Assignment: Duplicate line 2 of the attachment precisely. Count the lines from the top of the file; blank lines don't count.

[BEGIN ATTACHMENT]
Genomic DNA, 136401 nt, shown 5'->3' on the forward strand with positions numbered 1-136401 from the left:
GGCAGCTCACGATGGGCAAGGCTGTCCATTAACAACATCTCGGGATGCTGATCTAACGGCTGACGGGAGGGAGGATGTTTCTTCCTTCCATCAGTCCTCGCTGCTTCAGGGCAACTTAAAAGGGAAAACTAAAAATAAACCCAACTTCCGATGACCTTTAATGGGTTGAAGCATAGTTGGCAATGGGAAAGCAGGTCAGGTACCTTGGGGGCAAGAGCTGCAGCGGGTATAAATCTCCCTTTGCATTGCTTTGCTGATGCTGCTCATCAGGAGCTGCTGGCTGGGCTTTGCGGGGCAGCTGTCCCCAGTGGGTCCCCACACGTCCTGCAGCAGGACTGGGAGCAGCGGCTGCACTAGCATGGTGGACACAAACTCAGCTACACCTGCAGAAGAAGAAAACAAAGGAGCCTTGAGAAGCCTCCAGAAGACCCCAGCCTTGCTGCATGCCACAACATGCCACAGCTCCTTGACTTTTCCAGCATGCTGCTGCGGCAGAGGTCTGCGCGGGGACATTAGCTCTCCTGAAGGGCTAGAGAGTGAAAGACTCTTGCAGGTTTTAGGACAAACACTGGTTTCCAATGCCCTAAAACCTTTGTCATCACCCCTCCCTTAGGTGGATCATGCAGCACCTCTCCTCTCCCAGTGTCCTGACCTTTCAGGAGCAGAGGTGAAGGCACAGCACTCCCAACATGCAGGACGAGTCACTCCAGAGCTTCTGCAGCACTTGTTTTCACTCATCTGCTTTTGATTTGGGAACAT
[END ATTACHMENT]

GGCAGCTCACGATGGGCAAGGCTGTCCATTAACAACATCTCGGGATGCTGATCTAACGGCTGACGGGAGGGAGGATGTTTCTTCCTTCCATCAGTCCTCGCTGCTTCAGGGCAACTTAAAAGGGAAAACTAAAAATAAACCCAACTTCCGATGACCTTTAATGGGTTGAAGCATAGTTGGCAATGGGAAAGCAGGTCAGGTACCTTGGGGGCAAGAGCTGCAGCGGGTATAAATCTCCCTTTGCATTGCTTTGCTGATGCTGCTCATCAGGAGCTGCTGGCTGGGCTTTGCGGGGCAGCTGTCCCCAGTGGGTCCCCACACGTCCTGCAGCAGGACTGGGAGCAGCGGCTGCACTAGCATGGTGGACACAAACTCAGCTACACCTGCAGAAGAAGAAAACAAAGGAGCCTTGAGAAGCCTCCAGAAGACCCCAGCCTTGCTGCATGCCACAACATGCCACAGCTCCTTGACTTTTCCAGCATGCTGCTGCGGCAGAGGTCTGCGCGGGGACATTAGCTCTCCTGAAGGGCTAGAGAGTGAAAGACTCTTGCAGGTTTTAGGACAAACACTGGTTTCCAATGCCCTAAAACCTTTGTCATCACCCCTCCCTTAGGTGGATCATGCAGCACCTCTCCTCTCCCAGTGTCCTGACCTTTCAGGAGCAGAGGTGAAGGCACAGCACTCCCAACATGCAGGACGAGTCACTCCAGAGCTTCTGCAGCACTTGTTTTCACTCATCTGCTTTTGATTTGGGAACAT